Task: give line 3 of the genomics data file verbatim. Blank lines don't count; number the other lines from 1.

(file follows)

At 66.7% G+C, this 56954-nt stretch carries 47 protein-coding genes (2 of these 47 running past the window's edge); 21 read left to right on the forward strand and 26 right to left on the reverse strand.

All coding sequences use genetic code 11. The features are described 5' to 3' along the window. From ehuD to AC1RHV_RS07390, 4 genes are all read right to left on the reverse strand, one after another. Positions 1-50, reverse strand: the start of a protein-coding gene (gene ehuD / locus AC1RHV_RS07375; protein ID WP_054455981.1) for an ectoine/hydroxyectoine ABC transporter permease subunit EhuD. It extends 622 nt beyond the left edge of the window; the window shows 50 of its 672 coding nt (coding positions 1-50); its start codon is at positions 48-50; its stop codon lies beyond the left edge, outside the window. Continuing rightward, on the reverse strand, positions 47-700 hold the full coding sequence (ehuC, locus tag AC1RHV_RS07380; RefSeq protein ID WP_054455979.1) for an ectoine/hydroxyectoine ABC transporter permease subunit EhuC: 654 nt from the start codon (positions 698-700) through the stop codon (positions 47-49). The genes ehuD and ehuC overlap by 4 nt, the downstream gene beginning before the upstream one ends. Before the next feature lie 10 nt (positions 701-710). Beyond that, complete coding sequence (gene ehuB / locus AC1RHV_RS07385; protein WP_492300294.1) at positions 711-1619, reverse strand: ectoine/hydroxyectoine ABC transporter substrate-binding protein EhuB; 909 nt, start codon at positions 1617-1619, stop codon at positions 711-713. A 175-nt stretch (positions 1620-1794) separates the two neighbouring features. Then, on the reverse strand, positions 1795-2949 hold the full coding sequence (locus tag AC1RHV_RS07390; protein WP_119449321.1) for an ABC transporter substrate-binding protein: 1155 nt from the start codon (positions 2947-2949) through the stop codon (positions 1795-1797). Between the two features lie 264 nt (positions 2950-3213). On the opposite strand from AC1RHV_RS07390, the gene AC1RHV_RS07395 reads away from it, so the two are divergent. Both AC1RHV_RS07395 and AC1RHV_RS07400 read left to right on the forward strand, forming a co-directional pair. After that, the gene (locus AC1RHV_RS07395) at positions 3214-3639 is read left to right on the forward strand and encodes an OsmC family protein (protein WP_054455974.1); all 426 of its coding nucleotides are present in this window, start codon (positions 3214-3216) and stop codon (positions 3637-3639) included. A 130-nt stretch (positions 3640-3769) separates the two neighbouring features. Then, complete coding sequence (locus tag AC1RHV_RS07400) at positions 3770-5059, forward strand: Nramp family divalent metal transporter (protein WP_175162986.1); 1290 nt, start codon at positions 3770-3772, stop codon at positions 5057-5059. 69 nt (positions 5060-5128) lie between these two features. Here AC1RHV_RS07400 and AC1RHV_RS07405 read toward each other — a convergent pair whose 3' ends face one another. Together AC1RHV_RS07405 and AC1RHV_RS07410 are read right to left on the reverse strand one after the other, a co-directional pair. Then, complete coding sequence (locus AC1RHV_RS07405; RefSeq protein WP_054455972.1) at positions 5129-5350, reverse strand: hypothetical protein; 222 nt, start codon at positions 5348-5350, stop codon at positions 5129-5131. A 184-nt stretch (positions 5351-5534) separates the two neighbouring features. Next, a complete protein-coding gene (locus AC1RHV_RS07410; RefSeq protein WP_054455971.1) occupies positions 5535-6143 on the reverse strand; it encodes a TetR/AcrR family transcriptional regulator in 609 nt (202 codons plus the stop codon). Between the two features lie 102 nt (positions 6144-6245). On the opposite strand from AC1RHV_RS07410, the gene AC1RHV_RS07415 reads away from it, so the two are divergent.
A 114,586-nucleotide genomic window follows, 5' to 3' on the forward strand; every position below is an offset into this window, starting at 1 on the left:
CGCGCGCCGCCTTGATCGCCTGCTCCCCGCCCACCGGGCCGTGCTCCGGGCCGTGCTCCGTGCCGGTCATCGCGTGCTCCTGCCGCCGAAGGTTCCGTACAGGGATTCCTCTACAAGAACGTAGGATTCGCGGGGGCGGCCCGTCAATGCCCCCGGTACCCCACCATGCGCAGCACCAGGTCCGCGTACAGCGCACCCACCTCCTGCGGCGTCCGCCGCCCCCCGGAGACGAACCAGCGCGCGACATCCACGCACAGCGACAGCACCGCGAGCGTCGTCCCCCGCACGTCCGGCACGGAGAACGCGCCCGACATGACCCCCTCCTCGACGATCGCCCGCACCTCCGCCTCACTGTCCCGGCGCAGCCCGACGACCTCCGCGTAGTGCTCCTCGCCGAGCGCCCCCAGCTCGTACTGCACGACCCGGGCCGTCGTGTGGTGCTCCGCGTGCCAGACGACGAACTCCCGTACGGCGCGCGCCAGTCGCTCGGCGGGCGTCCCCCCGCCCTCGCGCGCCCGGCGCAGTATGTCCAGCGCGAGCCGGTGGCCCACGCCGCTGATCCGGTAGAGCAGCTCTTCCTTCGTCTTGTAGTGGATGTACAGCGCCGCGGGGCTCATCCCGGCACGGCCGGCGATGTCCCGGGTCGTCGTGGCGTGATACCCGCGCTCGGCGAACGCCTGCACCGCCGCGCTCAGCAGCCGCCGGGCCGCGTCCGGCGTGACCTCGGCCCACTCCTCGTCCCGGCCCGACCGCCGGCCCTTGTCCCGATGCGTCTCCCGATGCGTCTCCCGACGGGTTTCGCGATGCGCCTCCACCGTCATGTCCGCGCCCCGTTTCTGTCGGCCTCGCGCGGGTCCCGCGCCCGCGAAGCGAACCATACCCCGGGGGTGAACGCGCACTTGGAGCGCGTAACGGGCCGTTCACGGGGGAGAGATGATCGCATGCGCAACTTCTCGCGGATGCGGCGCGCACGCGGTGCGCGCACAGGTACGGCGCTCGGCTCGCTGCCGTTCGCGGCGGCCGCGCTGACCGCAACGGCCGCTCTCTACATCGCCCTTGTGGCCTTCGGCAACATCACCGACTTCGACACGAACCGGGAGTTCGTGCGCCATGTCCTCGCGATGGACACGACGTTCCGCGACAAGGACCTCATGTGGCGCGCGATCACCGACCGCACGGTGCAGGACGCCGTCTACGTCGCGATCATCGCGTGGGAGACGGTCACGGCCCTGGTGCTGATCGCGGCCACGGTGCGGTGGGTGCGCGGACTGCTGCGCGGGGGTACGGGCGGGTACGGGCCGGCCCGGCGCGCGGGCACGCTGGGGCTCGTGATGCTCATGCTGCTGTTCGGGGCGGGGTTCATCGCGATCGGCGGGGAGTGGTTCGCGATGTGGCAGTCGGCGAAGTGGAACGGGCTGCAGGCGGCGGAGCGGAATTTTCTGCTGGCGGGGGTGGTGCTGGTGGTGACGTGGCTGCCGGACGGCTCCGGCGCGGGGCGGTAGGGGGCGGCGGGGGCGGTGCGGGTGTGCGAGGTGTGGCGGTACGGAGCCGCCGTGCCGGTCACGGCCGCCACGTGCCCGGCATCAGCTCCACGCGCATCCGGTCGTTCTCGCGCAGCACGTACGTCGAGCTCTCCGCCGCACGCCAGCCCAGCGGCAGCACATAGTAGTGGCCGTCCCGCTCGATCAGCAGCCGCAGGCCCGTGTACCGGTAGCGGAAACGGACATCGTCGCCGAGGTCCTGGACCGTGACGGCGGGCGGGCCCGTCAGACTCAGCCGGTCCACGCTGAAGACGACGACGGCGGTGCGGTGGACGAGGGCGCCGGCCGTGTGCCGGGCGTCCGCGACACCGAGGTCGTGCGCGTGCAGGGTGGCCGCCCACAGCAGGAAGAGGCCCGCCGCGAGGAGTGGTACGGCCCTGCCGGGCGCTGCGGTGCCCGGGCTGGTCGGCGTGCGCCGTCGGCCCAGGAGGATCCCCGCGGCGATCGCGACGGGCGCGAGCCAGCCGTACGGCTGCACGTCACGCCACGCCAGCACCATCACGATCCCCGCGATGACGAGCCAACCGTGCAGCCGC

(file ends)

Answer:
A 114,586-nucleotide genomic window follows, 5' to 3' on the forward strand; every position below is an offset into this window, starting at 1 on the left: